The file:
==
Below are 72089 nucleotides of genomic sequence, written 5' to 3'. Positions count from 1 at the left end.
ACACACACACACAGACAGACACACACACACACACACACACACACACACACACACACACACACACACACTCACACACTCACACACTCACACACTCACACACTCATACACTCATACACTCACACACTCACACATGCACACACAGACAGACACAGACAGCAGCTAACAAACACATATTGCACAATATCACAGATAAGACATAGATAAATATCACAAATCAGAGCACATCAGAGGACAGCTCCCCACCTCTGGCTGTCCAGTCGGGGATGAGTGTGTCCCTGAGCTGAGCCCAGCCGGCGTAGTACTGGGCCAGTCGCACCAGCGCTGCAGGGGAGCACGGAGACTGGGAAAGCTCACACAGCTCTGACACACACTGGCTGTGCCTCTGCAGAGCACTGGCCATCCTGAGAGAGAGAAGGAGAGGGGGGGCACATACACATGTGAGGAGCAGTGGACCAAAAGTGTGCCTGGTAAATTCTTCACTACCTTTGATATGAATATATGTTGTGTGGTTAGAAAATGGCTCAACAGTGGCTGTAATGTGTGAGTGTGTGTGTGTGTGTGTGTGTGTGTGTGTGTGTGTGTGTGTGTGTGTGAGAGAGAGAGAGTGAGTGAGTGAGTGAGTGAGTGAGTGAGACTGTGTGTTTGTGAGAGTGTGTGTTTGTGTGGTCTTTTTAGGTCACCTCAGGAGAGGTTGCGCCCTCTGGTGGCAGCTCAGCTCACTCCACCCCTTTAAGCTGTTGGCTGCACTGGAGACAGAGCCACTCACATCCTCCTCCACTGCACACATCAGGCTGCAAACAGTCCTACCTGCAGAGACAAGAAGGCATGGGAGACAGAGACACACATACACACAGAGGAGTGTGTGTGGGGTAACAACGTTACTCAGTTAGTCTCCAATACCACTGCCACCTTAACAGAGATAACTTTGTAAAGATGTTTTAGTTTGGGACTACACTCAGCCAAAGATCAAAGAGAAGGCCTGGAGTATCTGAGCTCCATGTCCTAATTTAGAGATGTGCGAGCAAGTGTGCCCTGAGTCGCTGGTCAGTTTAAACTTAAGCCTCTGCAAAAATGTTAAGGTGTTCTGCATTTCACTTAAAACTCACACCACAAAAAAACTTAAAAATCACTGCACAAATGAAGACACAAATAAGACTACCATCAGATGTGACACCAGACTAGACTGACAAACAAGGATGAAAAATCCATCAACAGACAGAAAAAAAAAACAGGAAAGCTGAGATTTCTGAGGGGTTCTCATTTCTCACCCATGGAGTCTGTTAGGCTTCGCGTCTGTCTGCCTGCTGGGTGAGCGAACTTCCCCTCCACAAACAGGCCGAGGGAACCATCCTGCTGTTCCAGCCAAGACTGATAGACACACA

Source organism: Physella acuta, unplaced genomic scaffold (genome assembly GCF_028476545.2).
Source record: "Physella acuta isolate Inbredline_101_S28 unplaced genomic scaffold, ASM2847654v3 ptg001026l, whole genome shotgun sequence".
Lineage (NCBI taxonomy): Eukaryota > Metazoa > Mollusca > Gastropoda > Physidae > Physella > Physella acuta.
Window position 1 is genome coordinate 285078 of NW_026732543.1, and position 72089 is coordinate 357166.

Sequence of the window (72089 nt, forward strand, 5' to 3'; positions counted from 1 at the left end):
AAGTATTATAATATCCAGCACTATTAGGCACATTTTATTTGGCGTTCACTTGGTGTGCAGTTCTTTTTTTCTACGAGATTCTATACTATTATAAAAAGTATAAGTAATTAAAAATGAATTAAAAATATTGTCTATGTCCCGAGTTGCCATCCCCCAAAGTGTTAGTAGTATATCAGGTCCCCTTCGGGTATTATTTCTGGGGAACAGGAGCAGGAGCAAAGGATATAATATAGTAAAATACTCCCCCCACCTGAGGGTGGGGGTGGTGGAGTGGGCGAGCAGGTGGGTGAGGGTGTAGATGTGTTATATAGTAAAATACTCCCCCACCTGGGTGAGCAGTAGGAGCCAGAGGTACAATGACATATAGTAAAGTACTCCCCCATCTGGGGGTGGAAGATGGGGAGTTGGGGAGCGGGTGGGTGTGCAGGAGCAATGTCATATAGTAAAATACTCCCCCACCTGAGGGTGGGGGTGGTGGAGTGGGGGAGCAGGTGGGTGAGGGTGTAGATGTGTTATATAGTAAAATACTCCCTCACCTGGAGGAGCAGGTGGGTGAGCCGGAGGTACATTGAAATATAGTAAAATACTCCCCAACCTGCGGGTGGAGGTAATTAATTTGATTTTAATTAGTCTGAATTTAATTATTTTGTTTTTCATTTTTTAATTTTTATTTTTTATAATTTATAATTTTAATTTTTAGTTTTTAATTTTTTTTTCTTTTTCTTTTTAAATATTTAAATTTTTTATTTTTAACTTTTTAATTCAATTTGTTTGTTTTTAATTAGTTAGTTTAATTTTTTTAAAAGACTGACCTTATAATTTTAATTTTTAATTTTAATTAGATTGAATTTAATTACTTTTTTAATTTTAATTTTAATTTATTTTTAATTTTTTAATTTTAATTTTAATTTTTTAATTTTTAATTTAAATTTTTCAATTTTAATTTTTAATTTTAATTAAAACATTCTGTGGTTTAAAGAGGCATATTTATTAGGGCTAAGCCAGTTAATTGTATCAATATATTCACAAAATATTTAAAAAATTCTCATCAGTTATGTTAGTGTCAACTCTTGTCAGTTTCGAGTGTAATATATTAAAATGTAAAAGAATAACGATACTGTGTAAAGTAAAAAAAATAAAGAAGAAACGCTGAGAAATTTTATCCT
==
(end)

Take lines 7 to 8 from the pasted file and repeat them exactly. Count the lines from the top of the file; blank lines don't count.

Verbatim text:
Sequence of the window (72089 nt, forward strand, 5' to 3'; positions counted from 1 at the left end):
AAGTATTATAATATCCAGCACTATTAGGCACATTTTATTTGGCGTTCACTTGGTGTGCAGTTCTTTTTTTCTACGAGATTCTATACTATTATAAAAAGTATAAGTAATTAAAAATGAATTAAAAATATTGTCTATGTCCCGAGTTGCCATCCCCCAAAGTGTTAGTAGTATATCAGGTCCCCTTCGGGTATTATTTCTGGGGAACAGGAGCAGGAGCAAAGGATATAATATAGTAAAATACTCCCCCCACCTGAGGGTGGGGGTGGTGGAGTGGGCGAGCAGGTGGGTGAGGGTGTAGATGTGTTATATAGTAAAATACTCCCCCACCTGGGTGAGCAGTAGGAGCCAGAGGTACAATGACATATAGTAAAGTACTCCCCCATCTGGGGGTGGAAGATGGGGAGTTGGGGAGCGGGTGGGTGTGCAGGAGCAATGTCATATAGTAAAATACTCCCCCACCTGAGGGTGGGGGTGGTGGAGTGGGGGAGCAGGTGGGTGAGGGTGTAGATGTGTTATATAGTAAAATACTCCCTCACCTGGAGGAGCAGGTGGGTGAGCCGGAGGTACATTGAAATATAGTAAAATACTCCCCAACCTGCGGGTGGAGGTAATTAATTTGATTTTAATTAGTCTGAATTTAATTATTTTGTTTTTCATTTTTTAATTTTTATTTTTTATAATTTATAATTTTAATTTTTAGTTTTTAATTTTTTTTTCTTTTTCTTTTTAAATATTTAAATTTTTTATTTTTAACTTTTTAATTCAATTTGTTTGTTTTTAATTAGTTAGTTTAATTTTTTTAAAAGACTGACCTTATAATTTTAATTTTTAATTTTAATTAGATTGAATTTAATTACTTTTTTAATTTTAATTTTAATTTATTTTTAATTTTTTAATTTTAATTTTAATTTTTTAATTTTTAATTTAAATTTTTCAATTTTAATTTTTAATTTTAATTAAAACATTCTGTGGTTTAAAGAGGCATATTTATTAGGGCTAAGCCAGTTAATTGTATCAATATATTCACAAAATATTTAAAAAATTCTCATCAGTTATGTTAGTGTCAACTCTTGTCAGTTTCGAGTGTAATATATTAAAATGTAAAAGAATAACGATACTGTGTAAAGTAAAAAAAATAAAGAAGAAACGCTGAGAAATTTTATCCT